MEMORANDUM OPINION AND ORDER
HIGGINBOTHAM, District Judge.
A defendant in this federal civil action and in a related civil action in the Common Pleas Court of Montgomery County, Pennsylvania (Altemose Construction Company, et al. v. Building and Construction Trades Council of Philadelphia, et al., No. 72-6295, Vincent A. Cirillo, J.), served Jack Fentress, program manager of KYW Television, with a subpoena duces tecum in each case. Fentress will be deposed for both actions simultaneously. In addition, Altemose Construction Company, a plaintiff in this and in the Montgomery lawsuits, served a subpoena duces tecum on Mr. Fentress in the Common Pleas action.
While the subpoena in this action requires Fentress to produce only a videotape of the Meeting House program telecast on October 26, 1976, one of the subpoenas served in the state action orders Fentress to bring to the same deposition "any and all affidavits or written statements" of certain named individuals. Exhibit "B", at 6, to Motion of KYW Television and Jack Fentress to Quash Subpoena Duces Tecum and for Protective Order.
Both Mr. Fentress and KYW Television filed with this Court a motion to quash the subpoena duces tecum and for a protective order. Prior to that time a similar motion had been filed in Montgomery County and the court had issued, on December 8, 1976, an order to show cause why the motion to quash the subpoena and motion for a protective order should not be granted.
After consideration of the motions and briefs of the parties, I shall grant the motion to quash the subpoena and grant the protective order; when Jack Fentress is deposed, questions must be limited to an identification of the material which was actually broadcast between 8:00 p.m. and 9:00 p.m. on October 26, 1976 on the program "Meeting House".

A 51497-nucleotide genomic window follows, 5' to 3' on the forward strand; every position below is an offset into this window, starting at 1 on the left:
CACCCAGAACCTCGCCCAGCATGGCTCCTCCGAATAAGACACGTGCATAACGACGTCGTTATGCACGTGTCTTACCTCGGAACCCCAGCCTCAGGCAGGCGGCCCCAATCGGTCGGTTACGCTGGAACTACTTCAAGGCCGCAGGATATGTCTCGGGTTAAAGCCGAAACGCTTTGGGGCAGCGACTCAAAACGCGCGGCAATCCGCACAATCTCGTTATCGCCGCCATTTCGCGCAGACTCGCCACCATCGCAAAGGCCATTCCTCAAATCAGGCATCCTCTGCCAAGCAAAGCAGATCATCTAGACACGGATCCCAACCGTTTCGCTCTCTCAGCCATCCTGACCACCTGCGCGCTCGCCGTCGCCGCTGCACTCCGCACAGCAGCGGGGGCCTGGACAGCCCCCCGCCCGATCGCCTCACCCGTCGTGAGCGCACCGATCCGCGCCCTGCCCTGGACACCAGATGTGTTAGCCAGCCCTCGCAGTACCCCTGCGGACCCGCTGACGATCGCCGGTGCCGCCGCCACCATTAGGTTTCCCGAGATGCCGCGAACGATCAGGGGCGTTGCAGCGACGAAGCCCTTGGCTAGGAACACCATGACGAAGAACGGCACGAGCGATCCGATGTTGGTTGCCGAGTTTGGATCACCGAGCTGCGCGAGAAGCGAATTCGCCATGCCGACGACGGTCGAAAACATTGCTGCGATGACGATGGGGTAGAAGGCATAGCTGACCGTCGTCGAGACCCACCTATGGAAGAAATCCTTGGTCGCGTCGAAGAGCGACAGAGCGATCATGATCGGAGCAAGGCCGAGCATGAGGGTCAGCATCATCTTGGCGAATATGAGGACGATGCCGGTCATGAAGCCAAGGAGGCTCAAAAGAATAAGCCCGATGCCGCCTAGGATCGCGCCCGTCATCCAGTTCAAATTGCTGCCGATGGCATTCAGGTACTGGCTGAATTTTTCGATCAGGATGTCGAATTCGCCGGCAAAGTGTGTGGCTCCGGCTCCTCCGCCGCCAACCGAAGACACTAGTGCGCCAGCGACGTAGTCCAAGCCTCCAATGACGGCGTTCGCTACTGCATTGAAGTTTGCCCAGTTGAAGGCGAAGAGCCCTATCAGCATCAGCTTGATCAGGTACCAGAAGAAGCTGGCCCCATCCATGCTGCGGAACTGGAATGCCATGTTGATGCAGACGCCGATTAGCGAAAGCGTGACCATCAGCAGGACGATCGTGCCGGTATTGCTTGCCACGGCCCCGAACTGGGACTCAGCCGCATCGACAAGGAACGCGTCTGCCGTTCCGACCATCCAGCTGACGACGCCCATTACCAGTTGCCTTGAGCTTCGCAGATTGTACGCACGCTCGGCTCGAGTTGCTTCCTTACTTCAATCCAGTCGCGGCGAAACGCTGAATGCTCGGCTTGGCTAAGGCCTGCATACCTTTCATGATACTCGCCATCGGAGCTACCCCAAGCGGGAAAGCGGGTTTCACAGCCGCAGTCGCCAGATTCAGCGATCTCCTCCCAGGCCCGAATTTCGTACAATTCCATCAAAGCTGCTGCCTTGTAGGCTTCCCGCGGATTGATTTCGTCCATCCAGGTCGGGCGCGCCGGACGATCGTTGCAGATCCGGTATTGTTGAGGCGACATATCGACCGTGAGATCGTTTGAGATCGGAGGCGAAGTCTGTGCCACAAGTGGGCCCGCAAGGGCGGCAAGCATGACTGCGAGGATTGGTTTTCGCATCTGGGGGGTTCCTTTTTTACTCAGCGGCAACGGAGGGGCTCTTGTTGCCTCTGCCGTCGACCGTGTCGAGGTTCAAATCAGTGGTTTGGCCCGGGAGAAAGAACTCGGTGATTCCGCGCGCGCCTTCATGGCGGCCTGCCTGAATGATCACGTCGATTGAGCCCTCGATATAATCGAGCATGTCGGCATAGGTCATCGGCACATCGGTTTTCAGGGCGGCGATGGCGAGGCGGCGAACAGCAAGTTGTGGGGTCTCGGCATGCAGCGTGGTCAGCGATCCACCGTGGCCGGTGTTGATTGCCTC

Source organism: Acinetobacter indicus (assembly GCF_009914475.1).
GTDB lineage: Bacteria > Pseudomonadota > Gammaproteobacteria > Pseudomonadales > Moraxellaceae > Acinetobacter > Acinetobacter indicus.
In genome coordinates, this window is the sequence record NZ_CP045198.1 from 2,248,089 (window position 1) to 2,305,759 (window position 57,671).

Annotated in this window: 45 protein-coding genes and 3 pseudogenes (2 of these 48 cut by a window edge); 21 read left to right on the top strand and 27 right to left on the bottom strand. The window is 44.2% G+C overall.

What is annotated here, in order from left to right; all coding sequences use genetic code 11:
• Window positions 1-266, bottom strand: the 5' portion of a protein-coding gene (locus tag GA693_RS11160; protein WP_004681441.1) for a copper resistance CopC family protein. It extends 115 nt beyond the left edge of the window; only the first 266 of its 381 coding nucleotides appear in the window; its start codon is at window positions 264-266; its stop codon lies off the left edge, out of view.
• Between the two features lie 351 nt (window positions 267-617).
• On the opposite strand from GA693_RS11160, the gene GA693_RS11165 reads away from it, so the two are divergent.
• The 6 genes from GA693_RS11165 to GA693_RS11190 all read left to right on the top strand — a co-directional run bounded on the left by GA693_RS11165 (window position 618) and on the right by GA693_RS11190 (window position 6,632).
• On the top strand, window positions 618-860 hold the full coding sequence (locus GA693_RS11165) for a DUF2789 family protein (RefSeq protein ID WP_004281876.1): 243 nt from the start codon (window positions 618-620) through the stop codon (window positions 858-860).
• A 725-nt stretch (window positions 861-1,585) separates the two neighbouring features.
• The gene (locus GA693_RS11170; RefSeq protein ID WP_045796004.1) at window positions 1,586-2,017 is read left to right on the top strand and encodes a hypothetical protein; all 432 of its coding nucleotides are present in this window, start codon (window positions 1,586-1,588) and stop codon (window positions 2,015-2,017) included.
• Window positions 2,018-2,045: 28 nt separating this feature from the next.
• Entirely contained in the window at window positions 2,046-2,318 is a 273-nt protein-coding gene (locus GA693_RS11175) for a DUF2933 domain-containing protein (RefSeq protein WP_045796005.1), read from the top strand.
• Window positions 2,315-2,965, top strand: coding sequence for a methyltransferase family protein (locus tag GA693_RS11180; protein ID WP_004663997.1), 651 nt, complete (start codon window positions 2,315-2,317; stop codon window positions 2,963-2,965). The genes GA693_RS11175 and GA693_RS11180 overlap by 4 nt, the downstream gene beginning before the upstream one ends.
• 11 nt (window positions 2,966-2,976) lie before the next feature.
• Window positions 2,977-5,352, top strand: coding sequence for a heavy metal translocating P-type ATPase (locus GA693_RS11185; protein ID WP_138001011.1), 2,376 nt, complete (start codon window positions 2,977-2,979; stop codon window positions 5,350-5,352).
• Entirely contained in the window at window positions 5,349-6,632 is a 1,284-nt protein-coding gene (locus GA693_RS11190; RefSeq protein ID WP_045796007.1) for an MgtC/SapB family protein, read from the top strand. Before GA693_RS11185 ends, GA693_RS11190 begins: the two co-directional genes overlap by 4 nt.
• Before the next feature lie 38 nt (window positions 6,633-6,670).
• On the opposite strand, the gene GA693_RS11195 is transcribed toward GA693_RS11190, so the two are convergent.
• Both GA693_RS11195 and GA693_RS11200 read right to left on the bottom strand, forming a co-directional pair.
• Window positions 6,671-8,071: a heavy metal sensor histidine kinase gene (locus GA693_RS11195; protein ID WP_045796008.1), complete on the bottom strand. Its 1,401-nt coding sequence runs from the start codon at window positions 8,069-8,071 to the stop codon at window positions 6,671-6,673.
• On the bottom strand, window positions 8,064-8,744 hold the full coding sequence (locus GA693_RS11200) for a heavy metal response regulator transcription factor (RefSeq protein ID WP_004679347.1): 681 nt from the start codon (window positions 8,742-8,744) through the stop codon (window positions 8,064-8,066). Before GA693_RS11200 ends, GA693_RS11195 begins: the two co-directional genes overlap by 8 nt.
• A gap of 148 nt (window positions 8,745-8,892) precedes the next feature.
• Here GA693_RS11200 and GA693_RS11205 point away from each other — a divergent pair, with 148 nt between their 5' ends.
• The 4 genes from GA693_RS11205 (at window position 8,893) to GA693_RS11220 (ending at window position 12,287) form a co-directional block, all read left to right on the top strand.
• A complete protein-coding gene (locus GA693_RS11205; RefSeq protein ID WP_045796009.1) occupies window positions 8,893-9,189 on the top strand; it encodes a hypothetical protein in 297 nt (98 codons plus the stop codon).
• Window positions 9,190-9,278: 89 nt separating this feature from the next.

The plaintiffs' claim that the affidavits sought in this case are not protected by the First and Fourteenth Amendments to the Constitution; that those Amendments apply only to confidential material; and, that any claim of confidentiality has been waived by the disclosure of the affidavits to third parties and the numerous references to those affidavits in the course of the broadcast by both the interviewer and the affiants. In support of their contentions, plaintiffs further assert that the First Amendment does not confer absolute immunity upon the press which exercises a qualified right to gather information.
The Court freely accepts the proposition that no absolute rule of privilege protects newsmen. However, if one accepts Mr. Justice Powell's concurrence in Branzburg v. Hayes, 408 U.S. 665, 92 S. Ct. 2646, 33 L. Ed. 2d 626 (1972), then the Supreme Court has etched a case-by-case approach to the protection of news sources and background information, reflecting a concern for the First Amendment's protection of freedom of the press. Justice Powell wrote:
The asserted claim to privilege should be judged on its facts by the striking of a proper balance between freedom of the press and the obligation of all citizens to give relevant testimony with respect to criminal conduct. The balance of these vital constitutional and societal interests on a case-by-case basis accords with the tried and traditional way of adjudicating such questions. 408 U.S. at 710, 92 S. Ct. at 2671.